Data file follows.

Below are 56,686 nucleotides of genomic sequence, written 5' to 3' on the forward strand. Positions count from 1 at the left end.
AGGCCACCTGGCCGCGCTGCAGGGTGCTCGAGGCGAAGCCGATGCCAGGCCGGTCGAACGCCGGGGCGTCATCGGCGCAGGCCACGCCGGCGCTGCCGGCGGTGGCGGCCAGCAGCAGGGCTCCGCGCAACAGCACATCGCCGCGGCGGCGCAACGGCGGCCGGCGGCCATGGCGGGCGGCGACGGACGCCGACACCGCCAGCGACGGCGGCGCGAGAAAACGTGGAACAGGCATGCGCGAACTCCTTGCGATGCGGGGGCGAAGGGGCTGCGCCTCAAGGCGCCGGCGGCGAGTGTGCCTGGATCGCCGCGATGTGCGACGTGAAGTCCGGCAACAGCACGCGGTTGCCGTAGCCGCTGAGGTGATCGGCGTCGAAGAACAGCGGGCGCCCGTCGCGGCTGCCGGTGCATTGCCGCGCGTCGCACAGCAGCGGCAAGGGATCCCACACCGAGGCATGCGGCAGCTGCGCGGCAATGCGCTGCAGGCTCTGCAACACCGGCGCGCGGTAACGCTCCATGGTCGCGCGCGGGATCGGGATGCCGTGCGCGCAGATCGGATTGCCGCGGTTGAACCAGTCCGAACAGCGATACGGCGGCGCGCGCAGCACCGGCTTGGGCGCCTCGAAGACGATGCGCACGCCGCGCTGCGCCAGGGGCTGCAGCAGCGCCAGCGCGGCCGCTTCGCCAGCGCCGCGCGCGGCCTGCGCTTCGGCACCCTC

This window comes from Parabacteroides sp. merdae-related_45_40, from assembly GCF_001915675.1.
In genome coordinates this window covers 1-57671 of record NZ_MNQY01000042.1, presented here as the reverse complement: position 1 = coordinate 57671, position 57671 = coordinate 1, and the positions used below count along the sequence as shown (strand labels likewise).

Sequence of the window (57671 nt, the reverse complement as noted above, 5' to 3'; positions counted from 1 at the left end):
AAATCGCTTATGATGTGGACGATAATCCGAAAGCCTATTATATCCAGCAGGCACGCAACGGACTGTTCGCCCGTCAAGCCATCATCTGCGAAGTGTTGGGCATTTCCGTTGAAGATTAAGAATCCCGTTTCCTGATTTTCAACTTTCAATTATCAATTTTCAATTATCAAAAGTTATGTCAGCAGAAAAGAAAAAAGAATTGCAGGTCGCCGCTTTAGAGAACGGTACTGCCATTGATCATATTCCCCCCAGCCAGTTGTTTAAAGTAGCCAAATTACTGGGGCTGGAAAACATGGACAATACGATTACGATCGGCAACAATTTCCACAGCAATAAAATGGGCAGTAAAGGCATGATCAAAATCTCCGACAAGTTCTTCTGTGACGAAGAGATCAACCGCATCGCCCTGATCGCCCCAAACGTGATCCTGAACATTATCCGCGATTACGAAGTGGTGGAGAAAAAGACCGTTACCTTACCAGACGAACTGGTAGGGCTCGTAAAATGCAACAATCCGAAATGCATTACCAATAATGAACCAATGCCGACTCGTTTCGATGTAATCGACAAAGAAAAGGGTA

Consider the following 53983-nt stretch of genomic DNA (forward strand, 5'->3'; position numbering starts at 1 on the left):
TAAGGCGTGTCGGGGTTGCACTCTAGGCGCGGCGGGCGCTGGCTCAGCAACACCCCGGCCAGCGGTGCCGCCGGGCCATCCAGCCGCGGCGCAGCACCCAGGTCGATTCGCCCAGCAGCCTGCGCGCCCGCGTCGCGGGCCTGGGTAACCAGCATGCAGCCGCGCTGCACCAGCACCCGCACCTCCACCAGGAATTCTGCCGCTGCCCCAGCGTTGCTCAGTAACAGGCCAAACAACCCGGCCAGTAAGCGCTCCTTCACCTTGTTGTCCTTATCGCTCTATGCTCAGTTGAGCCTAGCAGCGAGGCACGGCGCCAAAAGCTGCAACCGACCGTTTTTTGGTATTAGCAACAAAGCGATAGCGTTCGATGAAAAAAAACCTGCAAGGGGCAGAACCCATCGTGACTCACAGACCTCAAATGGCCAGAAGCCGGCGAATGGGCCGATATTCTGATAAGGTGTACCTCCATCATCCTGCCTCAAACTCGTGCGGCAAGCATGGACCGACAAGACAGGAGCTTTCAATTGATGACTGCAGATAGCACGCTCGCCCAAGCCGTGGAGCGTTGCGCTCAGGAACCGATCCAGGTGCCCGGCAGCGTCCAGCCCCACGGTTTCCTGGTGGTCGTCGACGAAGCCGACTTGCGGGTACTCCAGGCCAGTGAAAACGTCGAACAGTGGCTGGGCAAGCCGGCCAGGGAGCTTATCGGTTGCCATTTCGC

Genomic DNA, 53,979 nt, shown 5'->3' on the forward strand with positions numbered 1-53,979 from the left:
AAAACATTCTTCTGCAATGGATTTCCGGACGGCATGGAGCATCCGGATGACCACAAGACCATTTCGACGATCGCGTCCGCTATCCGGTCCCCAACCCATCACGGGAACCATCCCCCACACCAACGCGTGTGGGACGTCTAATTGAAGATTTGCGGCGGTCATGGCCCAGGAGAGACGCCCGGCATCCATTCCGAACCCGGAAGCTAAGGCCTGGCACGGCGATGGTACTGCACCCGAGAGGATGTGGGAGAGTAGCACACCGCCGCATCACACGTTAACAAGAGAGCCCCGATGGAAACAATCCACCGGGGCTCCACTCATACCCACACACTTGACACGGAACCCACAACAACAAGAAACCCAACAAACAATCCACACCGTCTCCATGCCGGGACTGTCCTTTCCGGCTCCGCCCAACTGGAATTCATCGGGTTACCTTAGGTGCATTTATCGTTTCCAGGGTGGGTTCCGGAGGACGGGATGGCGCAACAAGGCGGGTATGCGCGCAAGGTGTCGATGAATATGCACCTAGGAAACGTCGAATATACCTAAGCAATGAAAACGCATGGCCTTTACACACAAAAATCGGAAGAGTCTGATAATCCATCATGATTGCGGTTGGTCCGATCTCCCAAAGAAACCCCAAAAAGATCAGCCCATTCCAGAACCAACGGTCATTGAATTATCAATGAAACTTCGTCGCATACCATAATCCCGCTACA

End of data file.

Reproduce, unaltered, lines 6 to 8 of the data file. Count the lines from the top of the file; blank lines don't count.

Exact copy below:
AAATCGCTTATGATGTGGACGATAATCCGAAAGCCTATTATATCCAGCAGGCACGCAACGGACTGTTCGCCCGTCAAGCCATCATCTGCGAAGTGTTGGGCATTTCCGTTGAAGATTAAGAATCCCGTTTCCTGATTTTCAACTTTCAATTATCAATTTTCAATTATCAAAAGTTATGTCAGCAGAAAAGAAAAAAGAATTGCAGGTCGCCGCTTTAGAGAACGGTACTGCCATTGATCATATTCCCCCCAGCCAGTTGTTTAAAGTAGCCAAATTACTGGGGCTGGAAAACATGGACAATACGATTACGATCGGCAACAATTTCCACAGCAATAAAATGGGCAGTAAAGGCATGATCAAAATCTCCGACAAGTTCTTCTGTGACGAAGAGATCAACCGCATCGCCCTGATCGCCCCAAACGTGATCCTGAACATTATCCGCGATTACGAAGTGGTGGAGAAAAAGACCGTTACCTTACCAGACGAACTGGTAGGGCTCGTAAAATGCAACAATCCGAAATGCATTACCAATAATGAACCAATGCCGACTCGTTTCGATGTAATCGACAAAGAAAAGGGTA

Consider the following 53983-nt stretch of genomic DNA (forward strand, 5'->3'; position numbering starts at 1 on the left):
TAAGGCGTGTCGGGGTTGCACTCTAGGCGCGGCGGGCGCTGGCTCAGCAACACCCCGGCCAGCGGTGCCGCCGGGCCATCCAGCCGCGGCGCAGCACCCAGGTCGATTCGCCCAGCAGCCTGCGCGCCCGCGTCGCGGGCCTGGGTAACCAGCATGCAGCCGCGCTGCACCAGCACCCGCACCTCCACCAGGAATTCTGCCGCTGCCCCAGCGTTGCTCAGTAACAGGCCAAACAACCCGGCCAGTAAGCGCTCCTTCACCTTGTTGTCCTTATCGCTCTATGCTCAGTTGAGCCTAGCAGCGAGGCACGGCGCCAAAAGCTGCAACCGACCGTTTTTTGGTATTAGCAACAAAGCGATAGCGTTCGATGAAAAAAAACCTGCAAGGGGCAGAACCCATCGTGACTCACAGACCTCAAATGGCCAGAAGCCGGCGAATGGGCCGATATTCTGATAAGGTGTACCTCCATCATCCTGCCTCAAACTCGTGCGGCAAGCATGGACCGACAAGACAGGAGCTTTCAATTGATGACTGCAGATAGCACGCTCGCCCAAGCCGTGGAGCGTTGCGCTCAGGAACCGATCCAGGTGCCCGGCAGCGTCCAGCCCCACGGTTTCCTGGTGGTCGTCGACGAAGCCGACTTGCGGGTACTCCAGGCCAGTGAAAACGTCGAACAGTGGCTGGGCAAGCCGGCCAGGGAGCTTATCGGTTGCCATTTCGC